Round one is complete. On March 10, applicants were given a chance to present their 2014 Neighborhood Park and Street Fund proposals to the East District Council, which were then voted on and ranked by members. Of the top three projects selected, each advocated for pedestrian safety.
In case you missed it, the NPSF is approximately $1 million of city funds that are allocated to community-proposed neighborhood and street improvements. Each of Seattle’s 13 districts is allotted about $90,000 from the pot.
Within Seattle’s East District, which Capitol Hill is part of, nine projects were submitted. Proposals included adding playground equipment to First Hill Park, improving lighting in Cal Anderson Park, making the intersection of 9th Avenue and University Street safer for people with disabilities, as well as improving a handful of crossings where pedestrians on foot or bike are vulnerable to harm.
The project that got the most votes was to improve a crossing along East Madison Street, between East Galer Street and McGilvra Boulevard East, where a resident, Dan Miller, was in a near fatal accident last summer.
“We studied the situation for six months, until we finally understood what was going on. It turns out that drivers and pedestrians simply can’t see each other in time to react,” Bob Edmiston told the council.
Alice Lanczos, who submitted the project, suggested adding a median pedestrian refuge island and sinage to shorten crossing distances, adding curb extensions to both sides of the street, and flashing lights to alert drivers when someone is crossing.
Second was a project submitted by Lionel Job (for the second time), which addressed the intersection at 23rd Avenue East and Boyer Avenue East. Job said that the intersection is extremely wide by any city’s standards, and exposes pedestrians to oncoming traffic. Oftentimes these pedestrians are kids walking to Montlake Elementary School or the Boyer Children’s Clinic. Many of the children who attend Boyer Children’s Clinic have disabilities, and use wheelchairs, walkers, or adapted strollers. Job suggested adding two curb bulbs and a marked crosswalk to square up the intersection.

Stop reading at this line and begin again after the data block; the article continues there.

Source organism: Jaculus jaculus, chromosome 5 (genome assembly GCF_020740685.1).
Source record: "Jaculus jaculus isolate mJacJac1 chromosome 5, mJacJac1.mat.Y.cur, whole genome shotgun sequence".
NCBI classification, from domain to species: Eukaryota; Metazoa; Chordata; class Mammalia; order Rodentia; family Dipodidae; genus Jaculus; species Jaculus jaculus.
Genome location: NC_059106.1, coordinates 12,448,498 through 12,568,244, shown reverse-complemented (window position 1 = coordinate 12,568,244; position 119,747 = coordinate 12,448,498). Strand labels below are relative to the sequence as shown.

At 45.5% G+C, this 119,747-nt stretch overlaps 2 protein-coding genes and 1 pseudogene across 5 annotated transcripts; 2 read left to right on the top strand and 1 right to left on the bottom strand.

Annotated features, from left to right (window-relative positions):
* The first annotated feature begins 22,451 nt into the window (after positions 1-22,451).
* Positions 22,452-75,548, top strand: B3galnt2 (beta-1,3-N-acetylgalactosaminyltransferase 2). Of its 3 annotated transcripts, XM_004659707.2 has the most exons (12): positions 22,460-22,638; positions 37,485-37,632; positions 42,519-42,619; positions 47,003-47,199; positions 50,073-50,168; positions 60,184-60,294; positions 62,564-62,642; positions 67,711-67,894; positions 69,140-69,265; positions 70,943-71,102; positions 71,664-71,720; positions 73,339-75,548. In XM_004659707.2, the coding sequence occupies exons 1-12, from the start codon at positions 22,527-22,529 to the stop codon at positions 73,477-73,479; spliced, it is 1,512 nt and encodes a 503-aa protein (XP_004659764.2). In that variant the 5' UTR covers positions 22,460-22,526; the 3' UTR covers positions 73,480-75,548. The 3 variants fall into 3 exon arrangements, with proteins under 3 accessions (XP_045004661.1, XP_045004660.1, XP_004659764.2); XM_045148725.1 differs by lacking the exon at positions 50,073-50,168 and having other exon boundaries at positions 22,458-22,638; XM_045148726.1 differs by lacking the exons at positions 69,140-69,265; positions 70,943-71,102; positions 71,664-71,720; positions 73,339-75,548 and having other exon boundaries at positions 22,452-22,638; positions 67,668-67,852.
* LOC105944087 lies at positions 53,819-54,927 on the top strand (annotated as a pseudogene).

“It will not effect the amount of traffic; it will simply reduce the speed of the cars,” he said.
Jim Erickson’s project to replace parts of the sidewalk along Madison at its northeast Boren Avenue intersection was the final proposal that will move to the next round. That part of the sidewalk was gradually destroyed and narrowed by a street tree that caused heaving in the cement. Over the last three years, Erickson with the First Hill Improvement Association secured funding for 11 of 12 needed sidewalk repairs along Madison Street, and this would be the final piece.
“This project will be the high point and crowing achievement of our neighborhood’s three-year search for funding sources,” Erickson said.
So, what happens now? Those three projects will hang out with the Seattle Department of Transportation and Seattle Parks and Recreation, which will do a cost analysis of each now through May. The projects will then be returned to the EDC to be reviewed and ranked a second time, then returned to the Department of Neighborhoods. Implementation begins in 2015.
“If all three projects cost under than $90,000, then we take all three. If the top ranked, number one project is $90,000, that’s the one that we go with,” Tim Durkan, the DON’s Central Region District Coordinator, told the EDC.
For the rest of the projects, there’s always next year.